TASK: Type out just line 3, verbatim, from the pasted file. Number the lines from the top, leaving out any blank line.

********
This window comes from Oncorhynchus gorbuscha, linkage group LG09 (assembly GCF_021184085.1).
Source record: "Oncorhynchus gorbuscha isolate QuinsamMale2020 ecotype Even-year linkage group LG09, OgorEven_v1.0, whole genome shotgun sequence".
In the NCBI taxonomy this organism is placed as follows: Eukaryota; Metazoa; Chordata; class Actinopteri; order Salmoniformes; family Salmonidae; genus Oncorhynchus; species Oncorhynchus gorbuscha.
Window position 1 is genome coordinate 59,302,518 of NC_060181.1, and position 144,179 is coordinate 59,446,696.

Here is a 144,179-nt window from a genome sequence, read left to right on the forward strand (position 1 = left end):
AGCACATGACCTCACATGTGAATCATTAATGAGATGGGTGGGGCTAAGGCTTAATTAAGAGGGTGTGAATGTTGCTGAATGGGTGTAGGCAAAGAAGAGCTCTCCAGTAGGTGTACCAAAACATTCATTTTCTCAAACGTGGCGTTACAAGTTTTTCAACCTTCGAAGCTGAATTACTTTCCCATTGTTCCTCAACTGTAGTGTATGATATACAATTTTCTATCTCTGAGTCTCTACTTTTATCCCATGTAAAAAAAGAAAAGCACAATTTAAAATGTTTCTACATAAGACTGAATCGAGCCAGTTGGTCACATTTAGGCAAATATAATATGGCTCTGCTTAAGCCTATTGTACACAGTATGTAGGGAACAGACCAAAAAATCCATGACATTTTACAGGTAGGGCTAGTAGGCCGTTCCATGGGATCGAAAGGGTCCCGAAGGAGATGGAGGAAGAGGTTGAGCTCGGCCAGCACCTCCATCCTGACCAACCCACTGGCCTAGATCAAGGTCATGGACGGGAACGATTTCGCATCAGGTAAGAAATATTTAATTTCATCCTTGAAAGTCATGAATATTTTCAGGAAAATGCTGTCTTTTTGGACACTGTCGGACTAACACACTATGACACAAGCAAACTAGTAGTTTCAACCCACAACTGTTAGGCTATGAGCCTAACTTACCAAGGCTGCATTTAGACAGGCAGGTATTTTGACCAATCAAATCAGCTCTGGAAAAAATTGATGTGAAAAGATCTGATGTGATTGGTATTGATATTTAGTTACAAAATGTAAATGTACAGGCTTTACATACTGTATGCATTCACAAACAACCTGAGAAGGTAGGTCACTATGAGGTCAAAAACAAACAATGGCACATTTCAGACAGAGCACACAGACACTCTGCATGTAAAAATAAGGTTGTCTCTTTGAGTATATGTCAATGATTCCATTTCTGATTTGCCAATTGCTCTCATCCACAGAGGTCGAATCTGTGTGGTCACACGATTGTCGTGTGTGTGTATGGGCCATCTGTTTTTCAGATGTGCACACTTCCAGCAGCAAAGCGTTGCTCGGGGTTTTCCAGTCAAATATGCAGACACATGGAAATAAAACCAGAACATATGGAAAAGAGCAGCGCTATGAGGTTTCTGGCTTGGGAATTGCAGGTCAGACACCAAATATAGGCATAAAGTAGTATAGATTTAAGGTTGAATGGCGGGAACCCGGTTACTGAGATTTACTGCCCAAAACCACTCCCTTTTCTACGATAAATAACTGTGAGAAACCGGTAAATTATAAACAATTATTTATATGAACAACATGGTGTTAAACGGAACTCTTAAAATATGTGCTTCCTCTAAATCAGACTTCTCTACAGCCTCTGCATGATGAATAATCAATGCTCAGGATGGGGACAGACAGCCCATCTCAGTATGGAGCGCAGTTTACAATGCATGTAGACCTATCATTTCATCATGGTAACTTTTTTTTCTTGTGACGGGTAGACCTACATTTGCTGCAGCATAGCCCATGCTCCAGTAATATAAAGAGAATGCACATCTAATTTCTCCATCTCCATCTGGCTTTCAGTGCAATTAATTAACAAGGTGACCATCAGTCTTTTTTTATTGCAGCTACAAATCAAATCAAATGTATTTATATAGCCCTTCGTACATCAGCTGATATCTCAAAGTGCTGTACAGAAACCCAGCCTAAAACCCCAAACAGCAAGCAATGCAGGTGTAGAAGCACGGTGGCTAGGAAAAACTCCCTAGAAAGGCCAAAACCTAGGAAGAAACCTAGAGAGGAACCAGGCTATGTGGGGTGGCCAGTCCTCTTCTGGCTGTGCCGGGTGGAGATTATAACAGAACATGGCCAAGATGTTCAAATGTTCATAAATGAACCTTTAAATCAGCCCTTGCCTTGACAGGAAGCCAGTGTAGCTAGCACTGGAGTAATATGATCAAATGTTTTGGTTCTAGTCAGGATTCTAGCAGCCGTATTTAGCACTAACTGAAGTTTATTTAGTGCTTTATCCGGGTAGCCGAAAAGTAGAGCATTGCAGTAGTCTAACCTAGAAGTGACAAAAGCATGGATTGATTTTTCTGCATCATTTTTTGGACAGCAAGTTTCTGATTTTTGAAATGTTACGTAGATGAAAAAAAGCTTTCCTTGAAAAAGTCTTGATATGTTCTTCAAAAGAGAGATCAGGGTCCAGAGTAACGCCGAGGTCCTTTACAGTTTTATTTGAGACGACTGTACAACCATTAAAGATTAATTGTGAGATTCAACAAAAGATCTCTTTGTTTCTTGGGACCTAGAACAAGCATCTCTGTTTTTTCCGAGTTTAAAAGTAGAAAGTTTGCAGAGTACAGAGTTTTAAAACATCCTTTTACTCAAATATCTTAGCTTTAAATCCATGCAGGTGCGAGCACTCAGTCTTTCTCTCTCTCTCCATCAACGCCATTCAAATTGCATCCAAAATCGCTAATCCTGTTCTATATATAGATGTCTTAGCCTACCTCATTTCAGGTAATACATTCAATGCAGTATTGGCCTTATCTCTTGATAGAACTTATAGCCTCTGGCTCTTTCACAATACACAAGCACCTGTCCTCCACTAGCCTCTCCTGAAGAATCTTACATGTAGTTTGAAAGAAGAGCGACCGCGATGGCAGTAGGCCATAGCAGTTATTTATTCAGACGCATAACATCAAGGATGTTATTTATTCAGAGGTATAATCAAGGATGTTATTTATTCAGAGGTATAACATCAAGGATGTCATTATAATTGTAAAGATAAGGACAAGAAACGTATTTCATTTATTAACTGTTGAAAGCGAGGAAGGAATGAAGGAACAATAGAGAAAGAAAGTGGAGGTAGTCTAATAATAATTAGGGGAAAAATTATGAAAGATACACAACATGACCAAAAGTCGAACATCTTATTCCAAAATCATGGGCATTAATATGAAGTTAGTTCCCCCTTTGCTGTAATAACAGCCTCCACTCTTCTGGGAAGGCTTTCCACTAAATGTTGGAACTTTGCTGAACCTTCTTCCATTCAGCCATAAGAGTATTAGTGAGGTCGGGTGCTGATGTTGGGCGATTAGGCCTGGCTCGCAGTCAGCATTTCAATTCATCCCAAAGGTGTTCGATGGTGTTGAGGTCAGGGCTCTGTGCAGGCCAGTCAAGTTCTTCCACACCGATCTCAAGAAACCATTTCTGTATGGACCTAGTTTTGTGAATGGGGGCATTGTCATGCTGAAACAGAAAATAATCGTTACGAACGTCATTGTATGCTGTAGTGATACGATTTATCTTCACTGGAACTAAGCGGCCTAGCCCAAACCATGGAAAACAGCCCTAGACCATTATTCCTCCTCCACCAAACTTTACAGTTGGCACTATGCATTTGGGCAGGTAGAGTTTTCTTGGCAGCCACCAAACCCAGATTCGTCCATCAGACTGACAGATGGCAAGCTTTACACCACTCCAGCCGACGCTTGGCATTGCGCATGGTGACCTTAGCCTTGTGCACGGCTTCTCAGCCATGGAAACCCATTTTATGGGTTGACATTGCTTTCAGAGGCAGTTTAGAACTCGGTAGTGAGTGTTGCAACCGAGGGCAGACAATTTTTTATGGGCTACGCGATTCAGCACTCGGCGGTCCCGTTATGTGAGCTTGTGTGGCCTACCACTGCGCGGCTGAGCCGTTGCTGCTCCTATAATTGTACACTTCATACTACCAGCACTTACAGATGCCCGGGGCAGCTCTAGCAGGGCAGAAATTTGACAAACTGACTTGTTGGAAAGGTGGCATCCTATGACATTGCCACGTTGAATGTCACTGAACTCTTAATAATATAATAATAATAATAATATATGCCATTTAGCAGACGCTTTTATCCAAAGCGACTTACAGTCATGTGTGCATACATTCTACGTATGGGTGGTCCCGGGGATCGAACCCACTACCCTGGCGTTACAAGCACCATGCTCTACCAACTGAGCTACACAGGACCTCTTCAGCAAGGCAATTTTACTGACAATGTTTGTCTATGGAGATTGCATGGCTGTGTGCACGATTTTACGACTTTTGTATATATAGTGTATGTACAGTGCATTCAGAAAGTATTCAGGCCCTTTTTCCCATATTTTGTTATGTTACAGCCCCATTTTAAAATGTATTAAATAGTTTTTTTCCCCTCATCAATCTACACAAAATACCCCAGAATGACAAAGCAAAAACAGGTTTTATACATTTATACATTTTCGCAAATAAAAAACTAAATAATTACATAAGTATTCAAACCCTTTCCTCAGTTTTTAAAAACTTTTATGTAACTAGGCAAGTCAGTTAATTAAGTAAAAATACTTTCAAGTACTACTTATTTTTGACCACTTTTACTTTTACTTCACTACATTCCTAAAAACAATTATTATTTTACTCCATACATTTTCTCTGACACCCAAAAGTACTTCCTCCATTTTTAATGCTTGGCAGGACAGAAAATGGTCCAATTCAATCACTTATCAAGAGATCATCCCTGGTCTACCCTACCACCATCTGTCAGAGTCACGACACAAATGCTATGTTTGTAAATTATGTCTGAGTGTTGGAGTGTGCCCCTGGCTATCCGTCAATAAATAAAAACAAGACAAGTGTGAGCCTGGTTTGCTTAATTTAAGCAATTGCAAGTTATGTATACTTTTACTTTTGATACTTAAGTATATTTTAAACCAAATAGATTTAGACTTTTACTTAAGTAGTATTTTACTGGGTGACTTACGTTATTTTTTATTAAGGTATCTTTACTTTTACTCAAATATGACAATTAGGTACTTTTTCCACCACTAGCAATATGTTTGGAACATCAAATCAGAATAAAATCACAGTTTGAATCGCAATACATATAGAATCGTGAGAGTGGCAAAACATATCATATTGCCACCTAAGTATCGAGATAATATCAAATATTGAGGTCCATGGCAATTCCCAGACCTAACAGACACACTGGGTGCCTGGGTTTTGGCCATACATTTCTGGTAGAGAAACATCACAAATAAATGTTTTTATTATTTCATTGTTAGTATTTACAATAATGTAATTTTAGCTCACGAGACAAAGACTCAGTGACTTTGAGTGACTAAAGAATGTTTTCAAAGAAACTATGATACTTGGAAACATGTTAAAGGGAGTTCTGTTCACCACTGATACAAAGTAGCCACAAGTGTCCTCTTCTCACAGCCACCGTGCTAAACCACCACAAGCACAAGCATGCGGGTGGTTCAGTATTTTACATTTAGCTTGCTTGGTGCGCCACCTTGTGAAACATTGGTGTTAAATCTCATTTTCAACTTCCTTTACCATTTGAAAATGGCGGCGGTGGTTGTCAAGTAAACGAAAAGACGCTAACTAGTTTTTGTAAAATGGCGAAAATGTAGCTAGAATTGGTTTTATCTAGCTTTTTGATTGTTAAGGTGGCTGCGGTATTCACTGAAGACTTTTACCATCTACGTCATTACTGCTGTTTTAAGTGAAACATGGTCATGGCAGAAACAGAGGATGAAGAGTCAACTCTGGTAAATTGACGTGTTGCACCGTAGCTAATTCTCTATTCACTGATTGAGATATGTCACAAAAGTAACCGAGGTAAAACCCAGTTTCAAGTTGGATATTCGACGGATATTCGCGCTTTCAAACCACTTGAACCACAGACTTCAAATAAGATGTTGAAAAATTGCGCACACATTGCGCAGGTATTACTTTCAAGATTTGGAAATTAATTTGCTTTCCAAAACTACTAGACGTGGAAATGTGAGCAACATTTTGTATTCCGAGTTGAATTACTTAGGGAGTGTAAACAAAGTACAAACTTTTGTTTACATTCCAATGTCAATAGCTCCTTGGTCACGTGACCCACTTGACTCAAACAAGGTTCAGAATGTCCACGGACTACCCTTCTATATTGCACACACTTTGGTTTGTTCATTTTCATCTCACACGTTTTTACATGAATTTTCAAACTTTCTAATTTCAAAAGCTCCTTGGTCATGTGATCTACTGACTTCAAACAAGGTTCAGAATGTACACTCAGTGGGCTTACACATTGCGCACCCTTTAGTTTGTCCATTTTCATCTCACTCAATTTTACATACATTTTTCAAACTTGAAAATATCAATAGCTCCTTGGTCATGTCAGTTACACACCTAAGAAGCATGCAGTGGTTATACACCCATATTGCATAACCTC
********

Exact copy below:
In the NCBI taxonomy this organism is placed as follows: Eukaryota; Metazoa; Chordata; class Actinopteri; order Salmoniformes; family Salmonidae; genus Oncorhynchus; species Oncorhynchus gorbuscha.